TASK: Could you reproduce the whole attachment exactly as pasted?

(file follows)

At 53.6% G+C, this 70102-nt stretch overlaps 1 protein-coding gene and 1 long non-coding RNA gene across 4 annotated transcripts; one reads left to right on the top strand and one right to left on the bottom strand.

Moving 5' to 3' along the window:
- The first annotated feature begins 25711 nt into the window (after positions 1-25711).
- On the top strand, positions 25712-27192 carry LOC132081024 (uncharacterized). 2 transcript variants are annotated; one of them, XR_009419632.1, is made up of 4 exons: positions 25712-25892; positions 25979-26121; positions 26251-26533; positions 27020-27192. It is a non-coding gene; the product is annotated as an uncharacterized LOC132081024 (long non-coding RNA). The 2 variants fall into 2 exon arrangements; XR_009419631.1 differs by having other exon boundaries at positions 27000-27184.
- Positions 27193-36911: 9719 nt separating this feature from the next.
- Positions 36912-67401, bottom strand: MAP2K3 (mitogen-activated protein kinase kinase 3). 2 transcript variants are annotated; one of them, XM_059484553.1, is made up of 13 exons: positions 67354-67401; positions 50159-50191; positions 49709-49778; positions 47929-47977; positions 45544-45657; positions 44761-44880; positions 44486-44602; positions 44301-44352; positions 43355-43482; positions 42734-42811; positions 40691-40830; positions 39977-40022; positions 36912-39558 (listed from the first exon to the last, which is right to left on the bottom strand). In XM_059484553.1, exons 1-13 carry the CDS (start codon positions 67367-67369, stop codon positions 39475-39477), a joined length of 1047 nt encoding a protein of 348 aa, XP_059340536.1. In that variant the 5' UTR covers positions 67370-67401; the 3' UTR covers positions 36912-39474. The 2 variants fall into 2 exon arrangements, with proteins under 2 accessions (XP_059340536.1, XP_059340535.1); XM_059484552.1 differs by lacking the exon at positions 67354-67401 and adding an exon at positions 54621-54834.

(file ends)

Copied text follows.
At 53.6% G+C, this 70102-nt stretch overlaps 1 protein-coding gene and 1 long non-coding RNA gene across 4 annotated transcripts; one reads left to right on the top strand and one right to left on the bottom strand.

Moving 5' to 3' along the window:
- The first annotated feature begins 25711 nt into the window (after positions 1-25711).
- On the top strand, positions 25712-27192 carry LOC132081024 (uncharacterized). 2 transcript variants are annotated; one of them, XR_009419632.1, is made up of 4 exons: positions 25712-25892; positions 25979-26121; positions 26251-26533; positions 27020-27192. It is a non-coding gene; the product is annotated as an uncharacterized LOC132081024 (long non-coding RNA). The 2 variants fall into 2 exon arrangements; XR_009419631.1 differs by having other exon boundaries at positions 27000-27184.
- Positions 27193-36911: 9719 nt separating this feature from the next.
- Positions 36912-67401, bottom strand: MAP2K3 (mitogen-activated protein kinase kinase 3). 2 transcript variants are annotated; one of them, XM_059484553.1, is made up of 13 exons: positions 67354-67401; positions 50159-50191; positions 49709-49778; positions 47929-47977; positions 45544-45657; positions 44761-44880; positions 44486-44602; positions 44301-44352; positions 43355-43482; positions 42734-42811; positions 40691-40830; positions 39977-40022; positions 36912-39558 (listed from the first exon to the last, which is right to left on the bottom strand). In XM_059484553.1, exons 1-13 carry the CDS (start codon positions 67367-67369, stop codon positions 39475-39477), a joined length of 1047 nt encoding a protein of 348 aa, XP_059340536.1. In that variant the 5' UTR covers positions 67370-67401; the 3' UTR covers positions 36912-39474. The 2 variants fall into 2 exon arrangements, with proteins under 2 accessions (XP_059340536.1, XP_059340535.1); XM_059484552.1 differs by lacking the exon at positions 67354-67401 and adding an exon at positions 54621-54834.